Solar power ad hoc group named
ESCANABA TOWNSHIP — The Escanaba Township Planning Commission has made nine appointments to an ad hoc committee that will focus on the future of solar power in the township. The appointments were made during a meeting of the commission Monday.
“I envisioned having four people who were basically squeamish about solar energy, and four people who were pro-solar energy, and one person who was non-committed,” Planning Commission Chair Jack Penegor said of the committee during the meeting.
One of the ad hoc committee’s neutral members will be Penegor himself. Planning commission members voted for Penegor to represent the commission on the committee.
Seventeen applications to serve on the ad hoc committee were reviewed by the planning commission Monday. Applicants who were in attendance at the meeting participated in brief interviews, as well.
Planning commission members voted in favor of selecting the following applicants to serve on the ad hoc committee:
– Lawrence Klope; professional agricultural engineer; neutral on large-scale solar development in Escanaba Township
– Brett French; vice-president of business development and communications for Upper Peninsula Power Company; for large-scale solar development in the township
– Lori Tourangeau; local landowner set to be involved with Orion Renewable Energy Group’s proposed Escanaba Township solar farm; for large-scale solar development in the township
– Dennis Bittner; professional engineer with Bittner Engineering; against large-scale solar development in the township
– A representative of Orion Renewable Energy Group; the company seeking to develop a solar energy farm in Escanaba Township; for large-scale solar development in the township
– Glendon Brown; former vice-president of production technology for Mead Corporation’s Publishing Paper Division and a member of the Electric Advisory Committee for the City of Escanaba Electric Department for over 20 years; for large-scale solar development in the township
– Kelly Levely; company safety manager for TriMedia Environmental and Engineering; against large-scale solar development in the township
– Linda Howlett; former chief planner at the CUPPAD Regional Commission; “leaning towards opposing” large-scale solar development in the township
Orion’s application to serve on the ad hoc committee was controversial amongst attendees of Monday’s meeting, particularly due to the possibility that different representatives of the company could attend ad hoc committee meetings. However, Penegor said he felt Orion should be represented on the committee.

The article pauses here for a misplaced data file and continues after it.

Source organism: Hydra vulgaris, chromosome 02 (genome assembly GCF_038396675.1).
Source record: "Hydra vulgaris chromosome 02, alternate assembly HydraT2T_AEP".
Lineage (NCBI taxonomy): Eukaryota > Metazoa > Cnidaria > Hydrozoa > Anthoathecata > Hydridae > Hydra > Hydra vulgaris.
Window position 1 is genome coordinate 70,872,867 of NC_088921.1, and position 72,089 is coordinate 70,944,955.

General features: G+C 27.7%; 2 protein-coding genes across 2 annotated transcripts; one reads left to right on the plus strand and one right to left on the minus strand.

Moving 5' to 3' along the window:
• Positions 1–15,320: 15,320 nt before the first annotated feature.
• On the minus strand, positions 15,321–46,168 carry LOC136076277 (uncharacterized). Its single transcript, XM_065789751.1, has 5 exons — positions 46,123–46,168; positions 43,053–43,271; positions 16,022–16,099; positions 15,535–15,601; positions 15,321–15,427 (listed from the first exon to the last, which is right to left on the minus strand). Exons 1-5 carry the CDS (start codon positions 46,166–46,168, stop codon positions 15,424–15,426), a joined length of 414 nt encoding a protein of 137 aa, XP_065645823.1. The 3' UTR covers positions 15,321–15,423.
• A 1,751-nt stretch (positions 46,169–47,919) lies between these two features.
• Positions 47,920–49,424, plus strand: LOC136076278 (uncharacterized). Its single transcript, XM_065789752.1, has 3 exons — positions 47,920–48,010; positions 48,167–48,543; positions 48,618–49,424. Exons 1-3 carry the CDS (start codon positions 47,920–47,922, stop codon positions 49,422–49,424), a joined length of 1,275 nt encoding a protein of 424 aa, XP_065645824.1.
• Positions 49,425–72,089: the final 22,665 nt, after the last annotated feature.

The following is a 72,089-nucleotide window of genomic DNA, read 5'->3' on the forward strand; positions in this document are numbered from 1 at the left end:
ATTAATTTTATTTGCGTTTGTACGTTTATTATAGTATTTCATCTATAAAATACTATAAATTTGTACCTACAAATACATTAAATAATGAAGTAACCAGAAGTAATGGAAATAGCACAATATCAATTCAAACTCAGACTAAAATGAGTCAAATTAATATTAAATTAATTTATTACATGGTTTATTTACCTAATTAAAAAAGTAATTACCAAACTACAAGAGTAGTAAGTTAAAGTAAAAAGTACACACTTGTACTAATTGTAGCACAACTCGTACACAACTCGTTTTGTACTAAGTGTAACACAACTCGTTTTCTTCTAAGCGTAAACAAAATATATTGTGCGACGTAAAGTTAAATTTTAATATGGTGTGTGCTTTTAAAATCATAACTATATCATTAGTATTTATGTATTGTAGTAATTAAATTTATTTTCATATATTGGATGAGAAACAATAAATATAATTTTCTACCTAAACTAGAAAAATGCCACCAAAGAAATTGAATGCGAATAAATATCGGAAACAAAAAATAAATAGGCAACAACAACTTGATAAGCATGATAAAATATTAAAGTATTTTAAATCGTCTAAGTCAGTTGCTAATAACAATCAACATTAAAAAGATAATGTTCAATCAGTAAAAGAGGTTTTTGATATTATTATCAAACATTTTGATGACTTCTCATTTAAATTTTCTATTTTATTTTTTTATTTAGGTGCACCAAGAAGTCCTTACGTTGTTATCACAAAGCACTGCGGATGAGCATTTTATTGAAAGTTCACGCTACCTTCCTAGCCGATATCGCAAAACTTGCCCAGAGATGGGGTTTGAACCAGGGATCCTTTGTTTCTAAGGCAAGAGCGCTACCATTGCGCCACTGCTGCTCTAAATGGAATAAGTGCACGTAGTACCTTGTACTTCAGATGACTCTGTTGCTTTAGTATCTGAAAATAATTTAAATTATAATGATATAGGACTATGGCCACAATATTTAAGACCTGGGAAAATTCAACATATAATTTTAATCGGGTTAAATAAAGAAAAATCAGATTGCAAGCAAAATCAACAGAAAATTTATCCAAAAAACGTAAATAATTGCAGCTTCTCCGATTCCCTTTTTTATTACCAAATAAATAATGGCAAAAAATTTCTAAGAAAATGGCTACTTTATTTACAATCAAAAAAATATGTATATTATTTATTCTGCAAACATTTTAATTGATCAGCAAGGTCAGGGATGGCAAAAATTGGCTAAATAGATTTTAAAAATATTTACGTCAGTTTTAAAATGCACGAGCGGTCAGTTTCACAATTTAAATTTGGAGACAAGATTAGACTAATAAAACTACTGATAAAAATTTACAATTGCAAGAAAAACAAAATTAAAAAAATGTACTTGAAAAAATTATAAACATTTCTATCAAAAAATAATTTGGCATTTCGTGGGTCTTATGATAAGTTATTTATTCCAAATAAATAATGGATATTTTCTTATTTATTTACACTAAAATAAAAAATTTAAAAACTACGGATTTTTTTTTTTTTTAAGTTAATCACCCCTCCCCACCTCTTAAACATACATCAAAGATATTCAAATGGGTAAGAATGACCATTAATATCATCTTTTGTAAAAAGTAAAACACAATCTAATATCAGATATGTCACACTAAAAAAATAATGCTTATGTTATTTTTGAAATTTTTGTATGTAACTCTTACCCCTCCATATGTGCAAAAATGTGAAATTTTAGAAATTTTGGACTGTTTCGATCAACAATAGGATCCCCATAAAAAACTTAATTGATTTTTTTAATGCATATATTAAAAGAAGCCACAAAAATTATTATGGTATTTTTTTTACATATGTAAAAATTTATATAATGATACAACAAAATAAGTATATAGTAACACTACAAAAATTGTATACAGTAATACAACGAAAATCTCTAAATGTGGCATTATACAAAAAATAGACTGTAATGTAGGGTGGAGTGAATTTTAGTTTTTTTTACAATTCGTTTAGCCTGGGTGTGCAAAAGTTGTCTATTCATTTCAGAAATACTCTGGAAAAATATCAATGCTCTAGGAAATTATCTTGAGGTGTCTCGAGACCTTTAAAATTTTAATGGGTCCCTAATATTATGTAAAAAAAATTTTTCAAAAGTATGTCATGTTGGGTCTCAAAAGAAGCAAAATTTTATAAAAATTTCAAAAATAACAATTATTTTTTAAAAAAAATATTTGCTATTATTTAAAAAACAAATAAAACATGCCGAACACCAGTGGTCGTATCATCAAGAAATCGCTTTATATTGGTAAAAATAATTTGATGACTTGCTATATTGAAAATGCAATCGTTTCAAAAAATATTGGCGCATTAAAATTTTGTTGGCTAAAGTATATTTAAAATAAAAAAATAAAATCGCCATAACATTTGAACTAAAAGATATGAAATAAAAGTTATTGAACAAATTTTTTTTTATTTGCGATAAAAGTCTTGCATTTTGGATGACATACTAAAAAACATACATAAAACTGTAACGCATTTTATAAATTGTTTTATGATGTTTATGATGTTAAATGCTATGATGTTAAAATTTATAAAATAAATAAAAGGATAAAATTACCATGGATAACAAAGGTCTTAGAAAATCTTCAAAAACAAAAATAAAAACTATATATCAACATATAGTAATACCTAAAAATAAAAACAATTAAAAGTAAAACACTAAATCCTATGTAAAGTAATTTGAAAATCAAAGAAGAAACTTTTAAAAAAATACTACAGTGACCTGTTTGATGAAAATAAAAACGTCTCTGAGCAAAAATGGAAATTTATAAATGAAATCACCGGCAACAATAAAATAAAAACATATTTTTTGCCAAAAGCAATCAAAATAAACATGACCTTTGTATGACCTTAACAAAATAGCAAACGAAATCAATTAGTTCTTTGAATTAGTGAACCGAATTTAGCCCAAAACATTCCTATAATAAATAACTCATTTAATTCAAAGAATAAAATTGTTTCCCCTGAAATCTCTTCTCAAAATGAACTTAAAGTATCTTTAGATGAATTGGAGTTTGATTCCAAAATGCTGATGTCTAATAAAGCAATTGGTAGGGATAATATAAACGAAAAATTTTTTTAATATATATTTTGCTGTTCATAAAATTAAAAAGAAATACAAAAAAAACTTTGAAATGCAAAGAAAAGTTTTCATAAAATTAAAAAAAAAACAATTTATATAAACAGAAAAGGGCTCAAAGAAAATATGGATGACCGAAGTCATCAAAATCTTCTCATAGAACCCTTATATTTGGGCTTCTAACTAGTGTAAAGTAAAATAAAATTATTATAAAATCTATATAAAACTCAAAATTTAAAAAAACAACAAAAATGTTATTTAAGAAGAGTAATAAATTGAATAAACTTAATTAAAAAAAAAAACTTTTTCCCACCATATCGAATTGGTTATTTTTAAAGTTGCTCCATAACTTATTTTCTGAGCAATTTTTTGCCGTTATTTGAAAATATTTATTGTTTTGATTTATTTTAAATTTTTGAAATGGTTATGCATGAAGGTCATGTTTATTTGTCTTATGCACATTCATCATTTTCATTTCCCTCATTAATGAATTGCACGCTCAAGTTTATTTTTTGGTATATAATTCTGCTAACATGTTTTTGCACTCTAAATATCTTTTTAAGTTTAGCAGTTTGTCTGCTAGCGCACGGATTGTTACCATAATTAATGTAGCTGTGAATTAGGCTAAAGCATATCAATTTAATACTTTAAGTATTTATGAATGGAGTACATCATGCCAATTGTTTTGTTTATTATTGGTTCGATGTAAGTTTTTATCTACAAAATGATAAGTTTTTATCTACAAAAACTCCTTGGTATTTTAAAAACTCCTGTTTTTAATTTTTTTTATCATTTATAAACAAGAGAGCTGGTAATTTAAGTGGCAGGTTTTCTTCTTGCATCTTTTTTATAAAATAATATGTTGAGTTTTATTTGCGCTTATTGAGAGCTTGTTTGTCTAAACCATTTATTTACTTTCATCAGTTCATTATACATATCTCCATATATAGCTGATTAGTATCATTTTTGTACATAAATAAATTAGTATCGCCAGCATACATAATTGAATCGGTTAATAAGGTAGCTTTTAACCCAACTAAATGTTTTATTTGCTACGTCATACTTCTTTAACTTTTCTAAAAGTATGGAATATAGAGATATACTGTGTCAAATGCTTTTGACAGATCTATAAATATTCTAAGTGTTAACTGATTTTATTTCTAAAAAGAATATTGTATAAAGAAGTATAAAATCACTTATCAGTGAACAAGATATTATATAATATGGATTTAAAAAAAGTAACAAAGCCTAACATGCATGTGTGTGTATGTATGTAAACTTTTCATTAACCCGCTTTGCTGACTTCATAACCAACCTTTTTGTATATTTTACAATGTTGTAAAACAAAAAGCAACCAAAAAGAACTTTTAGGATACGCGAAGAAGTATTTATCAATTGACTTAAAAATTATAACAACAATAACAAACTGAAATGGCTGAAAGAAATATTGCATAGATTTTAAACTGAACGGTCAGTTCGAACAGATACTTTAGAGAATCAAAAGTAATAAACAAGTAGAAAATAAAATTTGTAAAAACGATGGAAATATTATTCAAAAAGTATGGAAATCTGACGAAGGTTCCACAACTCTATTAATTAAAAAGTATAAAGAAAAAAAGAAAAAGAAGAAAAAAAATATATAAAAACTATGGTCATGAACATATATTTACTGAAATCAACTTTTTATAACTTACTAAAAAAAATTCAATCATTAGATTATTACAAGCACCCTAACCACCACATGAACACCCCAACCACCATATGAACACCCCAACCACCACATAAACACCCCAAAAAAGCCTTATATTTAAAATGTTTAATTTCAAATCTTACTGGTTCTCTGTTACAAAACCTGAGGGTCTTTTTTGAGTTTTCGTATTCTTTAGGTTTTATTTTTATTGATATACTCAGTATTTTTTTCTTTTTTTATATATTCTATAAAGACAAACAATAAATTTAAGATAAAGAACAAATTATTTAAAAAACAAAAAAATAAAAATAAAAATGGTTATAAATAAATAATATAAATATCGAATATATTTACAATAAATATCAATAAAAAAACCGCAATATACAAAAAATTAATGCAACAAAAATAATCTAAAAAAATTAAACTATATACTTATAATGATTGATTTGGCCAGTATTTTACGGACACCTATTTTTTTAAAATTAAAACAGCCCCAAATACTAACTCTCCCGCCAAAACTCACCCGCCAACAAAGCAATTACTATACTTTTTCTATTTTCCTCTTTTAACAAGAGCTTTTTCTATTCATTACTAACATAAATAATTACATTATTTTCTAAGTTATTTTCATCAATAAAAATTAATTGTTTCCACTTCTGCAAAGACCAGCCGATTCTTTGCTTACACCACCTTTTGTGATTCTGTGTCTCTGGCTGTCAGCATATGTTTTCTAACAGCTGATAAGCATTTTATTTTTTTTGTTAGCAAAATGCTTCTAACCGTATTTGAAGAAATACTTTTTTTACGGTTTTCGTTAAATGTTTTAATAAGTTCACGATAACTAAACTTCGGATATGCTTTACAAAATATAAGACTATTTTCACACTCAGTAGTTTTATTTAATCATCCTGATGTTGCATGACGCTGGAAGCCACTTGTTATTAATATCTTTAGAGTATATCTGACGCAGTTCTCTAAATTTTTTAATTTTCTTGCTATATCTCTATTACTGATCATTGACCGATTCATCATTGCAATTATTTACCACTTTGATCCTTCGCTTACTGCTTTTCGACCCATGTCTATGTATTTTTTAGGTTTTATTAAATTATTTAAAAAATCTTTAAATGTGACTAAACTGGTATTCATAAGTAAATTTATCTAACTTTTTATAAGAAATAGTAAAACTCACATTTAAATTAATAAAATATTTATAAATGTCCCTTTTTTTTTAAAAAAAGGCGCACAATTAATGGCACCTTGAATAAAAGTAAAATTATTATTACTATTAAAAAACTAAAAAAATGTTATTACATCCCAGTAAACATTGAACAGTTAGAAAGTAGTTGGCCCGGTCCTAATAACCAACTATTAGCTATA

“They have a stake in this project,” he said.
A mission statement for the ad hoc committee was also approved by the planning commission during Tuesday’s meeting. According to the statement, the committee’s mission will be to explore and provide a report and recommendations to the planning commission on a proposed amendment to the township’s zoning ordinance dealing with solar power, as well as a related special land use application to operate an industrial solar farm or farms in the township.
Additionally, the statement lists some solar power-related issues the planning commission feels need to be independently analyzed. One of the issues listed in the original version of the statement — namely, existing E. coli contamination in the area — was the topic of some public discussion during the meeting.
“What about any other toxic chemicals or anything else?,” Deb Maulding said.
The planning commission agreed to change this part of the mission statement to reflect other sources of groundwater contamination in the township.
Other issues the ad hoc committee is expected to investigate include the loss of farmland as a result of Orion’s proposed solar project, security for the removal of solar farm improvements at the end of the project’s useful lifespan, aesthetic concerns, financial impacts, the project’s effects on wildlife and fire hazards related to the project.
After the appointments were made, some community members voiced concerns related to this process. Vicki Gobert expressed disappointment that Frank Chenier — who had spent 20 years working as the Upper Peninsula’s district groundwater geologist for the Michigan Department of Natural Resources — was not chosen to serve on the committee.
“My gosh — what the heck is the matter with youse?,” she said.
The ad hoc committee will begin meeting in the near future, with Penegor set to begin the process of scheduling meetings today. It will aim to have its reports on issues related to large-scale solar development ready within 90 days.